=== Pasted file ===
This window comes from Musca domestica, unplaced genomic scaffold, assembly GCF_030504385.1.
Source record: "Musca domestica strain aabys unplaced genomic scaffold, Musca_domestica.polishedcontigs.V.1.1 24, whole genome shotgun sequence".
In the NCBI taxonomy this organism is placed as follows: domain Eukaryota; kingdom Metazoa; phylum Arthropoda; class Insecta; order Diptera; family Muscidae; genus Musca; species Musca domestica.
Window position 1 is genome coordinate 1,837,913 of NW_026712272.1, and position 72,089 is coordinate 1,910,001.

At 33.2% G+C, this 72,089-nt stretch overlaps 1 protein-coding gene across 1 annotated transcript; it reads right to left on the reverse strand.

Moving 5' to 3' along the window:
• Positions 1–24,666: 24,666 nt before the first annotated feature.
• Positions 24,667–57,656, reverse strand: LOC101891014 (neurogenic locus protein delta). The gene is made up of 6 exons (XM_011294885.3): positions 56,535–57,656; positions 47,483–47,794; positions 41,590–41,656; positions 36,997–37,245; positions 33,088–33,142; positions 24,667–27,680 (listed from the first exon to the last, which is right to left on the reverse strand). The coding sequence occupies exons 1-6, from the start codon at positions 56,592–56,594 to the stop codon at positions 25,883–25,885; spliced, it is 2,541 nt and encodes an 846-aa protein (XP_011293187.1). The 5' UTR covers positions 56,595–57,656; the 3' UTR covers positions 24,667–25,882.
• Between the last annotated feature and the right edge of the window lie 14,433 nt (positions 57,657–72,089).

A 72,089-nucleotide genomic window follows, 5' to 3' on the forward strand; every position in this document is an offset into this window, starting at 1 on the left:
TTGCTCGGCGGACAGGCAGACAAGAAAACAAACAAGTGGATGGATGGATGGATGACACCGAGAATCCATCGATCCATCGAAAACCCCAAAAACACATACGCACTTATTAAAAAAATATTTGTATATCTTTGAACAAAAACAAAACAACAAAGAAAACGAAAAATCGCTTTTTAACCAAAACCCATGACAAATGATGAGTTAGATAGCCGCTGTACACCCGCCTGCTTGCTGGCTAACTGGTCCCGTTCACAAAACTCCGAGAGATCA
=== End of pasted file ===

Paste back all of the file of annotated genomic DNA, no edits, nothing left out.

This window comes from Musca domestica, unplaced genomic scaffold, assembly GCF_030504385.1.
Source record: "Musca domestica strain aabys unplaced genomic scaffold, Musca_domestica.polishedcontigs.V.1.1 24, whole genome shotgun sequence".
In the NCBI taxonomy this organism is placed as follows: domain Eukaryota; kingdom Metazoa; phylum Arthropoda; class Insecta; order Diptera; family Muscidae; genus Musca; species Musca domestica.
Window position 1 is genome coordinate 1,837,913 of NW_026712272.1, and position 72,089 is coordinate 1,910,001.

At 33.2% G+C, this 72,089-nt stretch overlaps 1 protein-coding gene across 1 annotated transcript; it reads right to left on the reverse strand.

Moving 5' to 3' along the window:
• Positions 1–24,666: 24,666 nt before the first annotated feature.
• Positions 24,667–57,656, reverse strand: LOC101891014 (neurogenic locus protein delta). The gene is made up of 6 exons (XM_011294885.3): positions 56,535–57,656; positions 47,483–47,794; positions 41,590–41,656; positions 36,997–37,245; positions 33,088–33,142; positions 24,667–27,680 (listed from the first exon to the last, which is right to left on the reverse strand). The coding sequence occupies exons 1-6, from the start codon at positions 56,592–56,594 to the stop codon at positions 25,883–25,885; spliced, it is 2,541 nt and encodes an 846-aa protein (XP_011293187.1). The 5' UTR covers positions 56,595–57,656; the 3' UTR covers positions 24,667–25,882.
• Between the last annotated feature and the right edge of the window lie 14,433 nt (positions 57,657–72,089).

A 72,089-nucleotide genomic window follows, 5' to 3' on the forward strand; every position in this document is an offset into this window, starting at 1 on the left:
TTGCTCGGCGGACAGGCAGACAAGAAAACAAACAAGTGGATGGATGGATGGATGACACCGAGAATCCATCGATCCATCGAAAACCCCAAAAACACATACGCACTTATTAAAAAAATATTTGTATATCTTTGAACAAAAACAAAACAACAAAGAAAACGAAAAATCGCTTTTTAACCAAAACCCATGACAAATGATGAGTTAGATAGCCGCTGTACACCCGCCTGCTTGCTGGCTAACTGGTCCCGTTCACAAAACTCCGAGAGATCA